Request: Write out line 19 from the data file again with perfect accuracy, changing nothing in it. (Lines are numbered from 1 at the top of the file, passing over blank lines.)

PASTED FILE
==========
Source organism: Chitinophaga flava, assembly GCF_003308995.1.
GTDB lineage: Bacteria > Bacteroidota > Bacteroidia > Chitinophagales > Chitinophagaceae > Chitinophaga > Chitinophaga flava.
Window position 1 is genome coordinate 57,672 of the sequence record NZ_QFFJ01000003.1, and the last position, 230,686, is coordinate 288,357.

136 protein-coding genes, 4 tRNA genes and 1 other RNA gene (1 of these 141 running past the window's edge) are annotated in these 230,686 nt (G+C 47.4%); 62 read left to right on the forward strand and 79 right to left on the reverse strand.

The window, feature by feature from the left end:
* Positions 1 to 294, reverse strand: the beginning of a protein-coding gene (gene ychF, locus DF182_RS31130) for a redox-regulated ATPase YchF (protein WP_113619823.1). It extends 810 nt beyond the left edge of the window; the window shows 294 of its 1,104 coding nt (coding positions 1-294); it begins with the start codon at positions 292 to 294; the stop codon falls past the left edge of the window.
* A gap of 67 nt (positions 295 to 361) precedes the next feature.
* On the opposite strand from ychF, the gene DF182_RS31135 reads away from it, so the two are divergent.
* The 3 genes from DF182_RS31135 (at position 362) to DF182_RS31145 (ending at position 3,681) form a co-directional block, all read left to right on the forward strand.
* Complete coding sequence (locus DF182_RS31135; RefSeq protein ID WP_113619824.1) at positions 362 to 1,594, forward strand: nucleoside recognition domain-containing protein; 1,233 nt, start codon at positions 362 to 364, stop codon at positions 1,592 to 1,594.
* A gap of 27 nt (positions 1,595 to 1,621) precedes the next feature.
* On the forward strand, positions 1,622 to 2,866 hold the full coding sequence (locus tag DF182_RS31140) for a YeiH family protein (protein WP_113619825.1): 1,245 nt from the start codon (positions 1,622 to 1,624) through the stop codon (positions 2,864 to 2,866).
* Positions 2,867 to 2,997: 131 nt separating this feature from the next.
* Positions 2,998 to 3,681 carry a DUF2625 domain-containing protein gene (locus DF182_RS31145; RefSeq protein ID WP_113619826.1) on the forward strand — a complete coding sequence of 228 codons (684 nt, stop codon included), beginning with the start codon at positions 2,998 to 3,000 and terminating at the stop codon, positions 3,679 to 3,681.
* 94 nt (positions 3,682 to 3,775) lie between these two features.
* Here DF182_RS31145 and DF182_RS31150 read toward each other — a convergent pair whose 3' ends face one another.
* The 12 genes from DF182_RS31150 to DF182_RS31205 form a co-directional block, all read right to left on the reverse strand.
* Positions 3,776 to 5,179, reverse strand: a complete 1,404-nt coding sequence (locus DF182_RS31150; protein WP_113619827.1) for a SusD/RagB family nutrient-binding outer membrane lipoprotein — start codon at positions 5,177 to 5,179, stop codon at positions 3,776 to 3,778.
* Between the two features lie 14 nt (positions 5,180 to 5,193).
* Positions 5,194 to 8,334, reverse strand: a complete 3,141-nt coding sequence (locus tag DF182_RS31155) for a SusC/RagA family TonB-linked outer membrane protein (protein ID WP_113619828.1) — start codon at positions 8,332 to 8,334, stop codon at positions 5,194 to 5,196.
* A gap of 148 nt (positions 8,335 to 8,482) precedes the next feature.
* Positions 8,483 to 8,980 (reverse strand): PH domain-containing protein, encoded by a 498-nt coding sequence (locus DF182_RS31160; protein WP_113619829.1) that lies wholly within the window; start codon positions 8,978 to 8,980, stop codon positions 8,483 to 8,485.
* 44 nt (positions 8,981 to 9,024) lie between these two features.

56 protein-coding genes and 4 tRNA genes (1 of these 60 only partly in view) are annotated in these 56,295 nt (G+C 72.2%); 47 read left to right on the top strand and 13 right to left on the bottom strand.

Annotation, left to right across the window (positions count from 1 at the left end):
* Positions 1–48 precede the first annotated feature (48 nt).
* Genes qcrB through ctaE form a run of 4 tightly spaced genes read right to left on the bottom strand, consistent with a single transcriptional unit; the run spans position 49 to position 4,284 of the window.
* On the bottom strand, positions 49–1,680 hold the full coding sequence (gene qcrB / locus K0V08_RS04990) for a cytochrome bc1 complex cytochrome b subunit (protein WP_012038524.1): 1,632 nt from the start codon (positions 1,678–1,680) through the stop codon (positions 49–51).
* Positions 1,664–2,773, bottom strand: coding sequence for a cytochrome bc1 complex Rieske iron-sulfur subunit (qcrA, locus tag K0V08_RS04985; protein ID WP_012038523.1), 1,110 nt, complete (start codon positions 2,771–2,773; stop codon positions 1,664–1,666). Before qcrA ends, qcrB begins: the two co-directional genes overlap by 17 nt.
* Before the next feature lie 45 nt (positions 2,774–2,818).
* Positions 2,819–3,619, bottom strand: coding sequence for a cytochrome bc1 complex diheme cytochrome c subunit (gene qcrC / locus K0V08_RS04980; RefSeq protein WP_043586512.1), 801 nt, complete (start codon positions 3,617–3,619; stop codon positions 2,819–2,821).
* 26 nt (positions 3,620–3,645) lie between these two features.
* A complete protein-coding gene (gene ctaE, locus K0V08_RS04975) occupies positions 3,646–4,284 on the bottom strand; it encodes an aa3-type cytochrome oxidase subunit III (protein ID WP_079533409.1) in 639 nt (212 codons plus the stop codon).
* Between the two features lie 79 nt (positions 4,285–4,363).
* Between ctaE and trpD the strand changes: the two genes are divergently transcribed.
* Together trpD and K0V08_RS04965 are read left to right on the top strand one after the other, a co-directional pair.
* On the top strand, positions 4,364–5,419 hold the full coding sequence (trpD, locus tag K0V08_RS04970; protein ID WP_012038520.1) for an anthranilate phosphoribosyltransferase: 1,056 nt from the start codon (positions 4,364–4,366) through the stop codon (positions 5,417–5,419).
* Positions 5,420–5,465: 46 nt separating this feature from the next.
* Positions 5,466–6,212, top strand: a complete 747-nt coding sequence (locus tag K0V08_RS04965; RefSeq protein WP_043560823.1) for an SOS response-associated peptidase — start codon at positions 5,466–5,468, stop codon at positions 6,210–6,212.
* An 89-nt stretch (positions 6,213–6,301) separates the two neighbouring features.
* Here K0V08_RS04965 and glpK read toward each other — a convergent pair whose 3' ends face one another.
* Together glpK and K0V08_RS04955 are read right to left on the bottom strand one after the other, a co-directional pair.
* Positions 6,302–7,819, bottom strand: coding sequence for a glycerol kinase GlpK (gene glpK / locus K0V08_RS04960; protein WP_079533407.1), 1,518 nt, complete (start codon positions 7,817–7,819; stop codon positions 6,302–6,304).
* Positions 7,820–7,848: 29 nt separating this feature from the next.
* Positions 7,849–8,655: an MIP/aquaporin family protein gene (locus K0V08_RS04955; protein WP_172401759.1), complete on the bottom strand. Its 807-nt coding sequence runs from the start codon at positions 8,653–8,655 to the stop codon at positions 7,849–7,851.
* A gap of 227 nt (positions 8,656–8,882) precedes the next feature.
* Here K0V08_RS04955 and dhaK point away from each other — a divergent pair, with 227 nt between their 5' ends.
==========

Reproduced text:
* Between the two features lie 14 nt (positions 5,180 to 5,193).